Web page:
One of my biggest achievements in the mentioned projects was the rewrite of a complex validator for (Excel) imports. The business logic was complicated and not documented at all. Of course it wasn't, would I write an article about that if it had been good code? During weeks of coding, I often asked the customer how different cases should work. Because of the complexity, a lot of changes have been introduced that where in conflict of the former implementation. The tests I wrote went red a lot of times and forced me to adapt my implementation. Often, the tests made me aware of border cases I didn't see myself. I could go to the customer, show him exactly what tests have been getting red and ask him what the right behavior should be. This was a very luxurious situation. However, this approach reveals lack of documentation and digs deep into the complex business logic. This is not always an effect the customer wants to see.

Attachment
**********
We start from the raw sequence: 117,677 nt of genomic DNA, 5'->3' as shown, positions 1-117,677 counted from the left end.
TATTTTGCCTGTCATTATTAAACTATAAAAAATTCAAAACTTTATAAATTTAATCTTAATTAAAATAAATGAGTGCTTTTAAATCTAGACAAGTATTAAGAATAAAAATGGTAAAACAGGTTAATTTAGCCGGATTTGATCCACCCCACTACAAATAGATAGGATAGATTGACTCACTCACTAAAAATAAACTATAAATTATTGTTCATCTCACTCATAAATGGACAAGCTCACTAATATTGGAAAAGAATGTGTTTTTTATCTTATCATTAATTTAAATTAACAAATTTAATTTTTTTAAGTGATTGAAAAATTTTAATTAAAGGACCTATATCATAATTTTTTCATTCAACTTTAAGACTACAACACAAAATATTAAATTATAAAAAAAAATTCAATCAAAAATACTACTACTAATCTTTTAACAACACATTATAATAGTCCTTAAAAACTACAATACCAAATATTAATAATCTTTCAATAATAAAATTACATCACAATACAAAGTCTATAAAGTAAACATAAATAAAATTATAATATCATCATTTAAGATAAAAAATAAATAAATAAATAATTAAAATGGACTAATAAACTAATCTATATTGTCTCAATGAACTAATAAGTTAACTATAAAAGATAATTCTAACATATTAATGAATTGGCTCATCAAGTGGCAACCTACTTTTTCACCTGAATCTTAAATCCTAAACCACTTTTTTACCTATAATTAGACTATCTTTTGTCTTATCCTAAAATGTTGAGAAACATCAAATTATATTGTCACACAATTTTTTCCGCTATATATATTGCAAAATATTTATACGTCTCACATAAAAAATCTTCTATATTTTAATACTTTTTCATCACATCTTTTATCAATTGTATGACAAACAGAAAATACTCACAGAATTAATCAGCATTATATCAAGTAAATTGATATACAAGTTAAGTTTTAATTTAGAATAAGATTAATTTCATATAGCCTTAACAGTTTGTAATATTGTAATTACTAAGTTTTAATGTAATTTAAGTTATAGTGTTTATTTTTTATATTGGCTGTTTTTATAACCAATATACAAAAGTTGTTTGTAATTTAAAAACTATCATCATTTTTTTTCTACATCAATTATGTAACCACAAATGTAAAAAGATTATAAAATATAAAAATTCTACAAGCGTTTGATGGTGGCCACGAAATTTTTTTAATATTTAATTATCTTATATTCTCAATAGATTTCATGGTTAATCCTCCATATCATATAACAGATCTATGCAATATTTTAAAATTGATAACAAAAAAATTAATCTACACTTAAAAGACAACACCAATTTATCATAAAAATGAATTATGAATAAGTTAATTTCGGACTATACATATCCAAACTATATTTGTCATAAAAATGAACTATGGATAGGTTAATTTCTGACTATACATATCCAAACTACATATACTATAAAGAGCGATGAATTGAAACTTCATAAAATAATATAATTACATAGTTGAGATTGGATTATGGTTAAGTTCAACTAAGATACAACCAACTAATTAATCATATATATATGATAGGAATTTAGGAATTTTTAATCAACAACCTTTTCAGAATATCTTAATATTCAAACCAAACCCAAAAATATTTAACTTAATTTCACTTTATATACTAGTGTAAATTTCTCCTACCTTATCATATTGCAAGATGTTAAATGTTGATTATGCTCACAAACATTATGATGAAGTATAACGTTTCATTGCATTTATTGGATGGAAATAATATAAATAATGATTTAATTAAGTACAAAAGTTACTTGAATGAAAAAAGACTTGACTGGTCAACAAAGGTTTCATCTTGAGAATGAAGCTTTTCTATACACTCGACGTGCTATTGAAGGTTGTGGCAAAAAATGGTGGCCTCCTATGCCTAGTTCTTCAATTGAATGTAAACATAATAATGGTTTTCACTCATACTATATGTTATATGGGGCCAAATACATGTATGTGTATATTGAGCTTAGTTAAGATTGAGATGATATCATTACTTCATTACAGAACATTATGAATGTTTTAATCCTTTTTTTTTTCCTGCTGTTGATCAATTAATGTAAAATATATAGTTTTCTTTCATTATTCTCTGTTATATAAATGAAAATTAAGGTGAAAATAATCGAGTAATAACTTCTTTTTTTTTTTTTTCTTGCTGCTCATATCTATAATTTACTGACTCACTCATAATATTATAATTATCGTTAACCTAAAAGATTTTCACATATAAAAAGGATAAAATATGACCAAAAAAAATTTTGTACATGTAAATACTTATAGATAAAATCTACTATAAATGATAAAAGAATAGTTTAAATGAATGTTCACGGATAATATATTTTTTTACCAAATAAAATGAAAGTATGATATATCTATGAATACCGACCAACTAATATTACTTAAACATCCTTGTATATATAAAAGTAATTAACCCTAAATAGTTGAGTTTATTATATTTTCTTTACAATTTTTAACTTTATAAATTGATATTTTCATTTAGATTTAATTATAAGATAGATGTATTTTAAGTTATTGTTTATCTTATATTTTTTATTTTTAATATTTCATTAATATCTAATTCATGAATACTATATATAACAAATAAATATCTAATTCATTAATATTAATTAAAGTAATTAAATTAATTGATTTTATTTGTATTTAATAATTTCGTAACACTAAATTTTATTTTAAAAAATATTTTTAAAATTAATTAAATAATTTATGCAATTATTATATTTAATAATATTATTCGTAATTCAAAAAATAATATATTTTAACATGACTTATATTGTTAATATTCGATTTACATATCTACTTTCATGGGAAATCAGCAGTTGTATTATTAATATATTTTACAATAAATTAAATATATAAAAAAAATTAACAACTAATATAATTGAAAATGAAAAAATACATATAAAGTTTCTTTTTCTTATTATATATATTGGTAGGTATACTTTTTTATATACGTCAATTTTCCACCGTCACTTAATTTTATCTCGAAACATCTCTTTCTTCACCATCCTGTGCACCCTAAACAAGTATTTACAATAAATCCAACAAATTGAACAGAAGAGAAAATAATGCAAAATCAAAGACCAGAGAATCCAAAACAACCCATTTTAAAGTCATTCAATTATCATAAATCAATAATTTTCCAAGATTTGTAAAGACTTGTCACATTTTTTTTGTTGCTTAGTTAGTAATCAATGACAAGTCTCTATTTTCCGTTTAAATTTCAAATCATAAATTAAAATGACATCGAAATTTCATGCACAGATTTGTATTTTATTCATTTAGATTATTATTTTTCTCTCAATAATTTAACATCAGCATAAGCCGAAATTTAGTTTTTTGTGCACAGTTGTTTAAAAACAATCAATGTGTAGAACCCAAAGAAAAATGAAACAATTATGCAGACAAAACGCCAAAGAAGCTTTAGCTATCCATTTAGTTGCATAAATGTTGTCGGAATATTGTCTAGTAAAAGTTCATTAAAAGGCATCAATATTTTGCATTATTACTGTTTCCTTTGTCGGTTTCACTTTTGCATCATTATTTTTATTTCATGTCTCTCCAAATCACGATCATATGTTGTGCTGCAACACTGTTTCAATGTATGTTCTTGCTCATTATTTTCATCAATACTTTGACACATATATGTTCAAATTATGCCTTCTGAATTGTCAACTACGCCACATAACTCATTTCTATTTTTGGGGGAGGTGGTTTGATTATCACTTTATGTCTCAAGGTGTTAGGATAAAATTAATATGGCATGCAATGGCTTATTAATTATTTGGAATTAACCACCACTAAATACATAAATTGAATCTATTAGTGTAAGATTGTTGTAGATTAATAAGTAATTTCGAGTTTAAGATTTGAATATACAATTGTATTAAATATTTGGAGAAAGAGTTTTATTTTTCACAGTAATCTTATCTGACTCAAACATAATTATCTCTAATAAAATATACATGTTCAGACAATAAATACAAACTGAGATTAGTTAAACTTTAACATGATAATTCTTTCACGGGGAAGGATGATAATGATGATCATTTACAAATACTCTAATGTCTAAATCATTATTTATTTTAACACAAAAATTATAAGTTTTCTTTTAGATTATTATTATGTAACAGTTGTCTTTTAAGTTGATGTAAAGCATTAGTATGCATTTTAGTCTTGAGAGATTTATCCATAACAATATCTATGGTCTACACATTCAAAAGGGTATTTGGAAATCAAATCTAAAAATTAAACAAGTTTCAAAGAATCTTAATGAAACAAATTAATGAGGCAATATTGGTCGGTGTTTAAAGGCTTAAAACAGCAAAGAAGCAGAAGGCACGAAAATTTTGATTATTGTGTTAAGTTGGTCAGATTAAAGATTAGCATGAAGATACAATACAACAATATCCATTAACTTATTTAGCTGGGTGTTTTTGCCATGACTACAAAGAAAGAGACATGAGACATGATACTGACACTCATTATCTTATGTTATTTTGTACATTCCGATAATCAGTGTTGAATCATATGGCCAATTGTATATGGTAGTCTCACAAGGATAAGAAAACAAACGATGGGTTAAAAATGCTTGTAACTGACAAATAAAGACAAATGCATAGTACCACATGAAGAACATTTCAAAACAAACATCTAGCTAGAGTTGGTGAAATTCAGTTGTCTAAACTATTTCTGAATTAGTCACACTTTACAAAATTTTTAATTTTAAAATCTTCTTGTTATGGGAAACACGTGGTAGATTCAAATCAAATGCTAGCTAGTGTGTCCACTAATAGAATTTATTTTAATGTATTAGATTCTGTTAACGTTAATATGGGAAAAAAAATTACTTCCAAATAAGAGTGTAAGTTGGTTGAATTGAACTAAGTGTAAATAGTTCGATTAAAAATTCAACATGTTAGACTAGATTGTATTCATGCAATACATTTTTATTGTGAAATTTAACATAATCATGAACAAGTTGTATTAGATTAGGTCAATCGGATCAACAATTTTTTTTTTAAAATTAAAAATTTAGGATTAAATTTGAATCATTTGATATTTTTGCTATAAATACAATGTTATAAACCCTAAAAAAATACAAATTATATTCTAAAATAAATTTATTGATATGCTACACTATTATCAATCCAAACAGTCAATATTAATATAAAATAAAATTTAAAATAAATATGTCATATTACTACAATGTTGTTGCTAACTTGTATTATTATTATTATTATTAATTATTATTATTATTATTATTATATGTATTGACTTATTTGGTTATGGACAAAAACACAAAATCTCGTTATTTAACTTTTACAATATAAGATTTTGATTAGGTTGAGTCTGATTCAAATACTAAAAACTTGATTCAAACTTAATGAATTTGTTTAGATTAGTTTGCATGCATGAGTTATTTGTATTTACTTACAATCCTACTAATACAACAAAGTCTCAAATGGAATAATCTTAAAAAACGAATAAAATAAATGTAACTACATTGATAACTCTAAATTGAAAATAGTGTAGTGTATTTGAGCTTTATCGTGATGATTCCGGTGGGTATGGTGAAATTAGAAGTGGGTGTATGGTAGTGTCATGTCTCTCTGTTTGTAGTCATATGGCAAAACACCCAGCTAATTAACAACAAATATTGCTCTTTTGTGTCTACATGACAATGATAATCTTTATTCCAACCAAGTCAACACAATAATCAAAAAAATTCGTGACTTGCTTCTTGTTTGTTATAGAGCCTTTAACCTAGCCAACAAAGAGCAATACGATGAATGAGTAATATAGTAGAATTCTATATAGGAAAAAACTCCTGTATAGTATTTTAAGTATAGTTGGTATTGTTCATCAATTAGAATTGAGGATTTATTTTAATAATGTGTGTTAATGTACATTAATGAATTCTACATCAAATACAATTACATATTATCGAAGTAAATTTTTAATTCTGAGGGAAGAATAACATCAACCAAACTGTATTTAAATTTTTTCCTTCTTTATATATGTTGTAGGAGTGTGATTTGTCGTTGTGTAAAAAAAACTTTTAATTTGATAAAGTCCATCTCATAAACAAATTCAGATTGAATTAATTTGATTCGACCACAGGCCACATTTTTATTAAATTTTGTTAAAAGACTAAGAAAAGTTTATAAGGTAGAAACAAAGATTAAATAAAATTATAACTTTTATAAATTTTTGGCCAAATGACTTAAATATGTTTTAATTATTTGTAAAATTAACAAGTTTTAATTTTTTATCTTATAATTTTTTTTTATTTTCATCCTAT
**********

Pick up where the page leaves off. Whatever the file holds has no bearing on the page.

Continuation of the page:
5. They Save Time
Yeah, I know. That's exactly the opposite of what customers, project leads and some developers are saying. "We don't have time to write tests, we have to ship this release, we have to deliver requirements — fast fast fast, hurry!" Maybe I'll write another article about why I think this attitude kills quality and weakens the software craftsmanship in the whole. However, automated tests do save a lot of time.